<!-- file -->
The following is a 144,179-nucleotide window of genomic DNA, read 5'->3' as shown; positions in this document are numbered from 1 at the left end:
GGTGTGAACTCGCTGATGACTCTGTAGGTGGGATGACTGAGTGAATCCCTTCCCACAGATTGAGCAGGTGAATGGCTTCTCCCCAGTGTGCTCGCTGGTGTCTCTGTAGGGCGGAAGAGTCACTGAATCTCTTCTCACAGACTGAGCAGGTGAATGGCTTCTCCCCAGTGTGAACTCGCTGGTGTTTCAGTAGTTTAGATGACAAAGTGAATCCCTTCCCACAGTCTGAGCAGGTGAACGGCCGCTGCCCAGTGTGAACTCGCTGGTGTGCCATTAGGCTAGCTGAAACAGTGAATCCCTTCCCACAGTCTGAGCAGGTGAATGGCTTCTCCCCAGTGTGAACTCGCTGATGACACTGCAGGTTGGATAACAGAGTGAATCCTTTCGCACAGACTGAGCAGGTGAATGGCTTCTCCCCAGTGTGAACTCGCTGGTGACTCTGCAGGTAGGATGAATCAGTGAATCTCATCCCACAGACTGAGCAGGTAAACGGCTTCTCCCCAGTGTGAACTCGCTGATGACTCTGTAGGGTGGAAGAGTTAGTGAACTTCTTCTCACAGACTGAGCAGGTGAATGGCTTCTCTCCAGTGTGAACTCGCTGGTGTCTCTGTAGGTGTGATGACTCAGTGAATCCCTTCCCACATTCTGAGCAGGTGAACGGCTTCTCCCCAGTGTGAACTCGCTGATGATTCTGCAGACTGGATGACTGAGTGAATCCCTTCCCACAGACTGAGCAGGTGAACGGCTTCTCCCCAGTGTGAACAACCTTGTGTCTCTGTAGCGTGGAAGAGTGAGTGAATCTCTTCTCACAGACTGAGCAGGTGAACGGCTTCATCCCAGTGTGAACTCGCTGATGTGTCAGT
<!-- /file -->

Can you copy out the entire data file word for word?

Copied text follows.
The following is a 144,179-nucleotide window of genomic DNA, read 5'->3' as shown; positions in this document are numbered from 1 at the left end:
GGTGTGAACTCGCTGATGACTCTGTAGGTGGGATGACTGAGTGAATCCCTTCCCACAGATTGAGCAGGTGAATGGCTTCTCCCCAGTGTGCTCGCTGGTGTCTCTGTAGGGCGGAAGAGTCACTGAATCTCTTCTCACAGACTGAGCAGGTGAATGGCTTCTCCCCAGTGTGAACTCGCTGGTGTTTCAGTAGTTTAGATGACAAAGTGAATCCCTTCCCACAGTCTGAGCAGGTGAACGGCCGCTGCCCAGTGTGAACTCGCTGGTGTGCCATTAGGCTAGCTGAAACAGTGAATCCCTTCCCACAGTCTGAGCAGGTGAATGGCTTCTCCCCAGTGTGAACTCGCTGATGACACTGCAGGTTGGATAACAGAGTGAATCCTTTCGCACAGACTGAGCAGGTGAATGGCTTCTCCCCAGTGTGAACTCGCTGGTGACTCTGCAGGTAGGATGAATCAGTGAATCTCATCCCACAGACTGAGCAGGTAAACGGCTTCTCCCCAGTGTGAACTCGCTGATGACTCTGTAGGGTGGAAGAGTTAGTGAACTTCTTCTCACAGACTGAGCAGGTGAATGGCTTCTCTCCAGTGTGAACTCGCTGGTGTCTCTGTAGGTGTGATGACTCAGTGAATCCCTTCCCACATTCTGAGCAGGTGAACGGCTTCTCCCCAGTGTGAACTCGCTGATGATTCTGCAGACTGGATGACTGAGTGAATCCCTTCCCACAGACTGAGCAGGTGAACGGCTTCTCCCCAGTGTGAACAACCTTGTGTCTCTGTAGCGTGGAAGAGTGAGTGAATCTCTTCTCACAGACTGAGCAGGTGAACGGCTTCATCCCAGTGTGAACTCGCTGATGTGTCAGT